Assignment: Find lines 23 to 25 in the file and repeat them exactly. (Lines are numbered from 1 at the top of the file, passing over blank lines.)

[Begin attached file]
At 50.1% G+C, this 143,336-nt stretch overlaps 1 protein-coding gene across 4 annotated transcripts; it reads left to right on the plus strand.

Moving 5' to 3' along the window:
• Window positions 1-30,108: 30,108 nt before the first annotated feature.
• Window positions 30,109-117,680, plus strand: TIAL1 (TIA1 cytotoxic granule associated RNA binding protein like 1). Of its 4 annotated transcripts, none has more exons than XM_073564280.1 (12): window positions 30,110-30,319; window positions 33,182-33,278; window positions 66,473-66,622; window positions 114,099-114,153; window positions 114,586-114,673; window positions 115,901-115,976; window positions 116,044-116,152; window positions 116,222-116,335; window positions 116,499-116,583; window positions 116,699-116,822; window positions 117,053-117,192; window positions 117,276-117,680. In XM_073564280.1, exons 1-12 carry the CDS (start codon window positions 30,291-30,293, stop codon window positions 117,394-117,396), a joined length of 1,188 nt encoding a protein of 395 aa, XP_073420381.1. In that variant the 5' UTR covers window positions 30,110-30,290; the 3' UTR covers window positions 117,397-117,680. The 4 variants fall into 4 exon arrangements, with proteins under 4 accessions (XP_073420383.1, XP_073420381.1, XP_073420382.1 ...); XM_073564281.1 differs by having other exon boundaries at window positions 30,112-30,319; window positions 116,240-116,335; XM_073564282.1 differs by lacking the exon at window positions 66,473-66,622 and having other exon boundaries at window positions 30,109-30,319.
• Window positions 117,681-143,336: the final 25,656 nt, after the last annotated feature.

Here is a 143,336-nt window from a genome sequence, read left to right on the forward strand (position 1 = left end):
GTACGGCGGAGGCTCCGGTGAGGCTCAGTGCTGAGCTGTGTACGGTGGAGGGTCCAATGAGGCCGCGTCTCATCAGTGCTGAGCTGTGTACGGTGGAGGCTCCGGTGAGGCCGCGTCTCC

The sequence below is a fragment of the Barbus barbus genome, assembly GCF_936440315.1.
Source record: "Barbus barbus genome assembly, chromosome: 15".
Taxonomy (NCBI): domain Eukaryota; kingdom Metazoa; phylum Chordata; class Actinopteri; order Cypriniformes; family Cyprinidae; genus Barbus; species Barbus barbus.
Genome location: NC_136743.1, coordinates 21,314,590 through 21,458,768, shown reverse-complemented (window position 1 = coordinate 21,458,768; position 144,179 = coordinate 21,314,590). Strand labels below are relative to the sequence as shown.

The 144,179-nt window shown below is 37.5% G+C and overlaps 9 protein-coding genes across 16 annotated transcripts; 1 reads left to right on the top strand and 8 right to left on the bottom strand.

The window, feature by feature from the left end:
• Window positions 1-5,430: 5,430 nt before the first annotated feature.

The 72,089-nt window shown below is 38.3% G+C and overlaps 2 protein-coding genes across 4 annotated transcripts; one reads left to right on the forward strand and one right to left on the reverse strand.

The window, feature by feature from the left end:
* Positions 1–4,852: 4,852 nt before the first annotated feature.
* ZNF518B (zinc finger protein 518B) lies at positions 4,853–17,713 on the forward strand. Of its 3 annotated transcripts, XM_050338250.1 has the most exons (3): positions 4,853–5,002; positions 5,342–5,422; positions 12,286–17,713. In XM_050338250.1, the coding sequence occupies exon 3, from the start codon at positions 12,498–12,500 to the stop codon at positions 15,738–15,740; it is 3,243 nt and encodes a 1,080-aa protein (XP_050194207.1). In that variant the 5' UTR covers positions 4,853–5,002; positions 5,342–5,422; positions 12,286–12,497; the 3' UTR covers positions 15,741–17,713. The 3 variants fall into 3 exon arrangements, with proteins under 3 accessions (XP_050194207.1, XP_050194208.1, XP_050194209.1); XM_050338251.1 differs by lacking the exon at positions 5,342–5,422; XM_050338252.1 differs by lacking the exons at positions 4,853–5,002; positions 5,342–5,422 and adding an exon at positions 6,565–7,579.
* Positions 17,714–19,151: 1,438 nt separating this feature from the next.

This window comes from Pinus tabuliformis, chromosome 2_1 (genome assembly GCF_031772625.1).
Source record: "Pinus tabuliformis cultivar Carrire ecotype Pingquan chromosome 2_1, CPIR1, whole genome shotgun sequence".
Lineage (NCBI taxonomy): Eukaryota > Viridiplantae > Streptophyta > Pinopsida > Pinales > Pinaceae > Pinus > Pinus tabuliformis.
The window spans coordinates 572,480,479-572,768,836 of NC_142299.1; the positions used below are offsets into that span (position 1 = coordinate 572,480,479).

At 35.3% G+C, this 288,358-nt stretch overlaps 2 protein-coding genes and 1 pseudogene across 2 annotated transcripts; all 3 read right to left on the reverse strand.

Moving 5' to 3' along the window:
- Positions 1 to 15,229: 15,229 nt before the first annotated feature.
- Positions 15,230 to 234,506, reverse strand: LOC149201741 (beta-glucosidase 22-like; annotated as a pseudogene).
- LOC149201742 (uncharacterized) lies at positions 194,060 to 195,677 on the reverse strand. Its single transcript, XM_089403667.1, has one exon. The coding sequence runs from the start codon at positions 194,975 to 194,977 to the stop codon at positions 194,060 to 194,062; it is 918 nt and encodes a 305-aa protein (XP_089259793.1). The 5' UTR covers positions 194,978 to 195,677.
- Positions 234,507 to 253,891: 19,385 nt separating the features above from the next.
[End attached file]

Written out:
The window spans coordinates 572,480,479-572,768,836 of NC_142299.1; the positions used below are offsets into that span (position 1 = coordinate 572,480,479).

At 35.3% G+C, this 288,358-nt stretch overlaps 2 protein-coding genes and 1 pseudogene across 2 annotated transcripts; all 3 read right to left on the reverse strand.

Moving 5' to 3' along the window: